By: Paul Farrell
I was told upon my arrival at Fantastic Fest that, at a certain point, the days would begin to blend together. That reality itself would become an unreliable entity, time passing in great chunks as nothing but movies, beer, and brief encounters with those I had previously only known via their Twitter handle float by in scarcely digestible vignettes. Yes, I was warned, I just thought it would take longer than a few days to kick in.
Still, life at the festival has been good to me. Take Saturday, for example. Putting aside some welcome new encounters (Jeremy Gardner is one of the nicest people alive, by the way), Saturday included a time-walking ghost collector; a trippy, neo-noir, feminist inversion of the “teen” film; a collection of crotchety old men under siege by mutant drug addicts; and a 35mm explosion of light, sound, sex, and vampirism.
All told, warped festival reality or not, it was another wonderful day at Fantastic Fest and I have some thoughts.
The Long Walk
Time is a cycle. A loop of decisions and consequences that, for better or for worse, informs the future and yet seems doomed to repetition. Whether on a macro or micro scale, it seems humanity rarely learns grander lessons from its failures and its pain, always returning blindly to the naively selfish notion that this time around things’ll be different.
Director Mattie Do’s incredibly personal The Long Walk is a Laotian film that subtly employs the tools of science fiction to tell a story that feels both modern and ancient at the same time. Despite its lo-fi futuristic trappings, a strong sense of spirituality and the supernatural permeates every moment of the movie.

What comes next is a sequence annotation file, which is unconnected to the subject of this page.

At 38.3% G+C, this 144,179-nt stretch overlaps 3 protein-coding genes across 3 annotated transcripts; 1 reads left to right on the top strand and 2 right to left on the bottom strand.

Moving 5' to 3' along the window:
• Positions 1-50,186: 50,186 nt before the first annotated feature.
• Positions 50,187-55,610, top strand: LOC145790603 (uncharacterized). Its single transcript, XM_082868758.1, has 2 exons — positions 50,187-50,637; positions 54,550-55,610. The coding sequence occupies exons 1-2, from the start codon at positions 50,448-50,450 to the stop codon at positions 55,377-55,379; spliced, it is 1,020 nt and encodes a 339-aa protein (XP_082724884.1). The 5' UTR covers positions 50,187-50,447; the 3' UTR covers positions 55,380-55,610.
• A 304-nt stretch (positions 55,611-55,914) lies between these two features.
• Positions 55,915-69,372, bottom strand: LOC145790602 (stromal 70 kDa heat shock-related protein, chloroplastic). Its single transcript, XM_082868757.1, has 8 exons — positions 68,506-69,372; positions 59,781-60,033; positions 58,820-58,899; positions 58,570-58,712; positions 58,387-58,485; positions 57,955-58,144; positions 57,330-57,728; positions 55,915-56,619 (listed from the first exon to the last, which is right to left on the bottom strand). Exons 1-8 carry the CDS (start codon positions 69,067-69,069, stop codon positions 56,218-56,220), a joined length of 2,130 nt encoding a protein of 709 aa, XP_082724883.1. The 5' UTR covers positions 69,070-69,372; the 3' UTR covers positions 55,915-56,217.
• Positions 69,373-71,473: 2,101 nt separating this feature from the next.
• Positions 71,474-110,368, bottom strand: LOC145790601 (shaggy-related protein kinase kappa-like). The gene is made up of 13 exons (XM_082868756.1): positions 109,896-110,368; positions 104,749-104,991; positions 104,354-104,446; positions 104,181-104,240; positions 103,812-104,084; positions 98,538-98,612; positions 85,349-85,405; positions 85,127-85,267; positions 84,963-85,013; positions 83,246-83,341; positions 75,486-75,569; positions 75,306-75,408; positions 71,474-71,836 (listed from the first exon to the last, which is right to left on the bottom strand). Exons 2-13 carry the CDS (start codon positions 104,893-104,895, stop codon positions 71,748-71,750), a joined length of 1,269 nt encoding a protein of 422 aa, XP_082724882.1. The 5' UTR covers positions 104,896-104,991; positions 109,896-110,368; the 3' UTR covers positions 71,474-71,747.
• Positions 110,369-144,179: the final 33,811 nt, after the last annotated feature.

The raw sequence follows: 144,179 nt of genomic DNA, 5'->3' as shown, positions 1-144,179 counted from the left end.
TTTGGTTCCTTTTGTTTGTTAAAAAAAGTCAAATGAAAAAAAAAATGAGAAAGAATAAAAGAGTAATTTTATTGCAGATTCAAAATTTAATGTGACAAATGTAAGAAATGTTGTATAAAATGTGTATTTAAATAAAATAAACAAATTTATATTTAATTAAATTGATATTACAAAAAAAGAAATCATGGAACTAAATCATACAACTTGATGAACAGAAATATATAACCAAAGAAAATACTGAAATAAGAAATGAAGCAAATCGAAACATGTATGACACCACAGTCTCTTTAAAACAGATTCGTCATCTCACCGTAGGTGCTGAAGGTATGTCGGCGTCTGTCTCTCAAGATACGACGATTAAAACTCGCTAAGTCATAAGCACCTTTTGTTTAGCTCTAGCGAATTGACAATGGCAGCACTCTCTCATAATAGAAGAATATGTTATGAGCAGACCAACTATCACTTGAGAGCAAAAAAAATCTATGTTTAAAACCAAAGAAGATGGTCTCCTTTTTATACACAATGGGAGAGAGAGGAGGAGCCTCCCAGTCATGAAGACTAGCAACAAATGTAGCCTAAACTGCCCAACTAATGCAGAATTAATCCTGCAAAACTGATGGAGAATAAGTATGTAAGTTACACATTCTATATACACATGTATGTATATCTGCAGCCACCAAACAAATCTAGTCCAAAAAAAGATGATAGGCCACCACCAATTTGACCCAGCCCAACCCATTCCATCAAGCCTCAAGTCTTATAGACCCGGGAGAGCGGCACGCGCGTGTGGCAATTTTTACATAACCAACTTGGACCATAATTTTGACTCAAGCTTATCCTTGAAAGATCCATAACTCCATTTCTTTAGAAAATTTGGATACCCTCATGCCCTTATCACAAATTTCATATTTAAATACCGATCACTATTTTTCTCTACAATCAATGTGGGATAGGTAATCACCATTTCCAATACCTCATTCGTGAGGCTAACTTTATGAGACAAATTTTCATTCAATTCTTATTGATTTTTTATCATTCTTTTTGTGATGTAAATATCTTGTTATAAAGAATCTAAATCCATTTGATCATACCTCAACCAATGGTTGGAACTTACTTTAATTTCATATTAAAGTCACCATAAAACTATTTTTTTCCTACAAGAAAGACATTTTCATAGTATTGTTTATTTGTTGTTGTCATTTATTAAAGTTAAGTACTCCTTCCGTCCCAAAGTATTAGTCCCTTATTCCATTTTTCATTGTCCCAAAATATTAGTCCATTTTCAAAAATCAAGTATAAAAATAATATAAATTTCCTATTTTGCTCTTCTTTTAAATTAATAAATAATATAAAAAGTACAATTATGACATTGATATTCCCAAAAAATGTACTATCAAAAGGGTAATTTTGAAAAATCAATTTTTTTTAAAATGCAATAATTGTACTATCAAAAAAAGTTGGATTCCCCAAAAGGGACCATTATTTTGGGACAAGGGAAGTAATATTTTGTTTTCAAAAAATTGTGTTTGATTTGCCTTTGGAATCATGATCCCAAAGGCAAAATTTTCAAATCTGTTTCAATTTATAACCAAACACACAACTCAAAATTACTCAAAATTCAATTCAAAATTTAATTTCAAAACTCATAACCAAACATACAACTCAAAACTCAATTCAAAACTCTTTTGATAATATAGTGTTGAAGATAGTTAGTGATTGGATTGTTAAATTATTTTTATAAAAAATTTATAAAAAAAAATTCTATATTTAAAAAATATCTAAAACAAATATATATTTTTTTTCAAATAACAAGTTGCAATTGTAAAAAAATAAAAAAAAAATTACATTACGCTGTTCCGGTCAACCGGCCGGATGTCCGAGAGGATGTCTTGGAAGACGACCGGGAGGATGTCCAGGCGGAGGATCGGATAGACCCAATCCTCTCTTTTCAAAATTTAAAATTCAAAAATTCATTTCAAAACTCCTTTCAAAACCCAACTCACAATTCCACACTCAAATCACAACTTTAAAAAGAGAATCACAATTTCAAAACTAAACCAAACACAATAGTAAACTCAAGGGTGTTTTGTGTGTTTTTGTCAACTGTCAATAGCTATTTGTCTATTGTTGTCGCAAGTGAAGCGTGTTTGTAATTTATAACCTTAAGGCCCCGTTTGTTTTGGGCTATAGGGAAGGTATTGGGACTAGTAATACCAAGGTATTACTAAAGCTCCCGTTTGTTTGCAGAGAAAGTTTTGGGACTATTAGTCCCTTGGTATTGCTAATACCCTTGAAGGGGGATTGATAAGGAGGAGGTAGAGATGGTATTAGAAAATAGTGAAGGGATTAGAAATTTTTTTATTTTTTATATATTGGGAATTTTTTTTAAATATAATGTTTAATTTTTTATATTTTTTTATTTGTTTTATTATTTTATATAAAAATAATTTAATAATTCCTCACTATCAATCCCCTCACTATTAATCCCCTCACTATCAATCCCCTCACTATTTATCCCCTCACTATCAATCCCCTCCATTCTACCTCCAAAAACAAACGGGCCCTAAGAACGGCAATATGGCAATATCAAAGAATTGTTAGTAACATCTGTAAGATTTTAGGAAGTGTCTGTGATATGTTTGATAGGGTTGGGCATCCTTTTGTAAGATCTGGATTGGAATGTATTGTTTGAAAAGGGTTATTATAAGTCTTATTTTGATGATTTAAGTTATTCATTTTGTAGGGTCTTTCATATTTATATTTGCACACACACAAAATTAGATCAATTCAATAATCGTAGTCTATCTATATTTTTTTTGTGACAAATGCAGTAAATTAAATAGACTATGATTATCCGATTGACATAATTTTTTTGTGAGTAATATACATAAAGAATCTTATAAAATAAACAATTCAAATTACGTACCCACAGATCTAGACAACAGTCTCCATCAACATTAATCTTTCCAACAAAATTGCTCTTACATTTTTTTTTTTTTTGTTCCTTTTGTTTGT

The story follows an old hermit (Yannawoutthi Chanthalungsy) with the unique ability to converse with the dead. Do’s depiction of this world is steeped in the warring, disparate elements of the past and future, with the protagonist clinging to the life and habits he grew accustomed to while the world has changed around him.
The old man’s fixation on the past is embodied in the apparition of a woman (Noutnapha Soydara) who has been walking alongside him on the dusty roads outside his impoverished village since he was a boy. He found her dying alone in the woods, and he held her hand until she passed. In return for his compassion, her spirit remained with him through a traumatic childhood in which his father abandoned his family and his mother died a painful death.
The old man learns that the woman’s spirit has the ability to send him back in time, resulting in a hasty, bullheaded, and frankly dangerous attempt to control the otherworldly powers at his disposal as a means to altering the past. Change can be good, certainly, but only when it comes from lessons learned. Otherwise, change becomes deteriorating sameness, exaggerated degradation.
The Long Walk is a film about grief, loneliness, and mankind’s willingness to sacrifice almost anything in the pursuit of changing our painful pasts. It’s beautifully shot with haunting performances and a narrative that delves into the darker recesses of the damaged mind.